Scientists have documented what appear to be the first-ever deadly chimpanzee attacks against gorillas, according to a new study published this week in the journal Nature.
Researchers from Osnabrück University and the Max Planck Institute for Evolutionary Anthropology in Leipzig, Germany, were shocked to observe the attacks firsthand in the wild in Loango National Park in Gabon.
The team was there to study and analyse the group behaviour of 45 chimpanzees as part of the Loango Chimpanzee Project in a region where gorillas also live.
Chimps, who share 98.7% of human DNA, are known to be aggressive and have some very basic traits often attributed only to humans. They are patriarchal, ambitious, excitable and violent. They band in aggressive groups to hunt down others often in bloody, brutal and fatal conflict.
But their conflicts are normally internecine, the team said.
“Interactions between chimpanzees and gorillas have always been considered as relatively relaxed,” said study co-author Simone Pika, in a statement. “We have regularly observed both species interacting peacefully while foraging. Our colleagues from Congo even witnessed playful interactions between the two great ape species.”
But on two 2019 research trips the team observed wildly different behaviour.
“At first, we heard screams of chimpanzees and thought we were observing a typical encounter between individuals of neighbouring chimpanzee communities,” said Lara Southern, first author of the study, in a statement.
“But then, we heard chest beating, and realised that the chimpanzees had encountered a group of gorillas.”
In the two encounters, the chimps formed coalitions to attack the gorillas.
The conflict in February involved 18 chimpanzees and five gorillas – one silverback, three adult females and one infant, according to Science Alert.
The chimps came upon the gorillas while returning from an excursion into neighbouring territories.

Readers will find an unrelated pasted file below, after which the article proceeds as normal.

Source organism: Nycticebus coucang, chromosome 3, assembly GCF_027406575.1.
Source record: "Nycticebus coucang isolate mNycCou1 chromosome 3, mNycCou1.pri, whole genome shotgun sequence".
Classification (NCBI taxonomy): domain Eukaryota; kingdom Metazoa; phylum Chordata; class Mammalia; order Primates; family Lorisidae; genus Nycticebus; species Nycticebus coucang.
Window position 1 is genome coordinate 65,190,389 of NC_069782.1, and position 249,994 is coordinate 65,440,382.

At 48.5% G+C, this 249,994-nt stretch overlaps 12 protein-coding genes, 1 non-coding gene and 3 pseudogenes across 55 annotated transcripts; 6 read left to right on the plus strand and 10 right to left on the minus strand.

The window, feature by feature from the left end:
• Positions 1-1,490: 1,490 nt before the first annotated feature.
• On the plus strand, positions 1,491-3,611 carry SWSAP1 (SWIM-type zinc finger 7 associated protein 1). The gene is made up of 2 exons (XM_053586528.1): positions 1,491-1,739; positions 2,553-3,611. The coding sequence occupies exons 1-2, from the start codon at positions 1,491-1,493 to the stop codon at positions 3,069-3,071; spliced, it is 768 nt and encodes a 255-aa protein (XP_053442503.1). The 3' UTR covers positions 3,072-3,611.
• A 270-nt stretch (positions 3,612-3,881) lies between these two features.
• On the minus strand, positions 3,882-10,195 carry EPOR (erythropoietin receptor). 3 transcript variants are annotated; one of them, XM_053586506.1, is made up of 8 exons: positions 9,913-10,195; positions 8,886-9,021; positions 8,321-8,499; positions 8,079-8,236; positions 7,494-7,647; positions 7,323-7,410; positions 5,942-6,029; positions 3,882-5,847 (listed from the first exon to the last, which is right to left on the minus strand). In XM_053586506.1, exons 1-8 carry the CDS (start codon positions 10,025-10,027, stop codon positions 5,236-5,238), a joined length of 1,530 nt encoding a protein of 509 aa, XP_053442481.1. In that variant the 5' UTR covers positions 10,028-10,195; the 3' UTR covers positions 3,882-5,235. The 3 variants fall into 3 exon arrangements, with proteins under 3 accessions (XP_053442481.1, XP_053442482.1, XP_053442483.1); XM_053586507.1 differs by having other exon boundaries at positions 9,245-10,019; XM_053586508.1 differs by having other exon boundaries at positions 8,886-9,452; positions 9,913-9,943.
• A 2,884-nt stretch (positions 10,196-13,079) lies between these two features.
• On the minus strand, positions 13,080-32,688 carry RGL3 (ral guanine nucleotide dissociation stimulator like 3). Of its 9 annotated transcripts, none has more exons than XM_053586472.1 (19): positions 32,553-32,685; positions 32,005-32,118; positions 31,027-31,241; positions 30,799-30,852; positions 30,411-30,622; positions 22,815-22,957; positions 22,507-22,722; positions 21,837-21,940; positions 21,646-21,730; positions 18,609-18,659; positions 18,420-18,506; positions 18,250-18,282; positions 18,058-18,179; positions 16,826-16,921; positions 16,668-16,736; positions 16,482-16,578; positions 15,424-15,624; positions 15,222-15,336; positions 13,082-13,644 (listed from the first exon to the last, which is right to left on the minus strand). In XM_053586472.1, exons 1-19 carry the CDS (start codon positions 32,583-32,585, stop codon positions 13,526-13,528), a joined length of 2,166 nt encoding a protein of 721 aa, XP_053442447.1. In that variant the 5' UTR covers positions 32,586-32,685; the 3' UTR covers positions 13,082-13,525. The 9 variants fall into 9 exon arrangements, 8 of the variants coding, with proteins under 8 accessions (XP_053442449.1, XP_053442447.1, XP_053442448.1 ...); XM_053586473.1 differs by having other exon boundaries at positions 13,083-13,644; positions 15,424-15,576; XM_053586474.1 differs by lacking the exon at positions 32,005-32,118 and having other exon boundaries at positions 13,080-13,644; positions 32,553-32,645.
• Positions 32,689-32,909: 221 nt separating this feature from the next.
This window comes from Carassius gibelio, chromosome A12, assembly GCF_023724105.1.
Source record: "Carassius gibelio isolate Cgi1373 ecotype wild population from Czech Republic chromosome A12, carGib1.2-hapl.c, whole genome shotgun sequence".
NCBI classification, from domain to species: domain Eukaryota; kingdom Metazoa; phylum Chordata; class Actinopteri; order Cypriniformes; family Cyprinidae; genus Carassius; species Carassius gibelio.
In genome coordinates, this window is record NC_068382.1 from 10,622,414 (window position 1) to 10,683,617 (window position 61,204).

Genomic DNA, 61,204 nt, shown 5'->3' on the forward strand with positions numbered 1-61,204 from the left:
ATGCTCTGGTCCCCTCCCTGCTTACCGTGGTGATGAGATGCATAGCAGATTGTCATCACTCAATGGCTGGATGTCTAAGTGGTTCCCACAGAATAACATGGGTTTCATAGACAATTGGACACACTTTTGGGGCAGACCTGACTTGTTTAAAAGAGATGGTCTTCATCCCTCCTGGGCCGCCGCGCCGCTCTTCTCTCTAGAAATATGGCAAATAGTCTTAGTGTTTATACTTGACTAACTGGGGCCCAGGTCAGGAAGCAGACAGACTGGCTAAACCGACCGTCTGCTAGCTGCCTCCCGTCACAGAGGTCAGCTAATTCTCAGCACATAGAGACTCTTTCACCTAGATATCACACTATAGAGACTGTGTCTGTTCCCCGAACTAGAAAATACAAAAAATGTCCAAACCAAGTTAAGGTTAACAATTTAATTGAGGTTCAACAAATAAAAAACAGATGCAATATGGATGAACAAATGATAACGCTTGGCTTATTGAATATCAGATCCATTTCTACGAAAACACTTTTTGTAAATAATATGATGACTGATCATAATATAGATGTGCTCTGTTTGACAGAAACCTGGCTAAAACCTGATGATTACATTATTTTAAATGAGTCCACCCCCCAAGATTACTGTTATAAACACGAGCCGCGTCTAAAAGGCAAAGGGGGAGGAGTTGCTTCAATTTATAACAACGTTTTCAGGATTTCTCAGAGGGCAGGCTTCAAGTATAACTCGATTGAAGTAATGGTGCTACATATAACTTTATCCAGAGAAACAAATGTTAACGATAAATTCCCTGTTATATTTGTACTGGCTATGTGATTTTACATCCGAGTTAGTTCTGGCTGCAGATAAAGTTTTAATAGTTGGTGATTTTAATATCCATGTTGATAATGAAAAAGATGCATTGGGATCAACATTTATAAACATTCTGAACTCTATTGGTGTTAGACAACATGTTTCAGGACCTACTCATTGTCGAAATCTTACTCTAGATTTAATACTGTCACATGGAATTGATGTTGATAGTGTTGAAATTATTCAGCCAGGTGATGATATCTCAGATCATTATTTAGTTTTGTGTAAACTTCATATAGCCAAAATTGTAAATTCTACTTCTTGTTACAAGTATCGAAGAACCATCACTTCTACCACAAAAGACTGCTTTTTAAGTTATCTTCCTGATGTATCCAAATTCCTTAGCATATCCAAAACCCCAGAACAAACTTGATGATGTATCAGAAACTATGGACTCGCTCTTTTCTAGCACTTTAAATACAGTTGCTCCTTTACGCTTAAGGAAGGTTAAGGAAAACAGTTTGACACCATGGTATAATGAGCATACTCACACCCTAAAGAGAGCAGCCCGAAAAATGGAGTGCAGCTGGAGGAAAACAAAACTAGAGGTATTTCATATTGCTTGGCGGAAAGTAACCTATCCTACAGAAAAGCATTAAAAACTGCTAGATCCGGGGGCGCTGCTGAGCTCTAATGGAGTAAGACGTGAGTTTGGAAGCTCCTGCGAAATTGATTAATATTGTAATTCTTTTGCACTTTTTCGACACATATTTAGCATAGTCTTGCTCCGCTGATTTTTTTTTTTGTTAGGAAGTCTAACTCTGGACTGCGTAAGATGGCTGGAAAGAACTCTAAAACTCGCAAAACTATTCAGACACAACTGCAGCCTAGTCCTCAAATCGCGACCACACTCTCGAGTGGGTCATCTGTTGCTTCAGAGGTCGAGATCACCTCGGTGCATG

The second fight, in December, involved 27 chimpanzees, some of them involved in the first incident.
This time there were seven gorillas: one silverback, three adult females, one juvenile and two infants. The chimps found the gorillas at the start of a territory border patrol, Science Alert said.
“The two silverbacks of the two groups and the adult females defended themselves and their offspring,” the researchers said. “While both silverbacks and several adult females escaped, two gorilla infants were separated from their mothers and killed.”
In both battles, the chimps separated an infant gorilla from its mother and killed it, and in the December fight the chimps ate the baby gorilla.
The other gorillas escaped, and some chimps were injured, according to the researchers.
The team is now trying to sort out what may have caused the chimps to be so aggressive.
It could have been that the chimps saw their fellow primates as prey, or were confronting them over territory, or that habitat degradation leading to decreased food sources could have pushed them over the edge, the researchers surmised.
Study co-author Tobias Deschner suggested, “It could be that sharing of food resources by chimpanzees, gorillas and forest elephants in the Loango National Park results in increased competition and sometimes even in lethal interactions between the two great ape species.”
Despite their intimidating appearance, gorillas are generally docile creatures, much more gentle than their chimp cousins. They also share 98% of human DNA.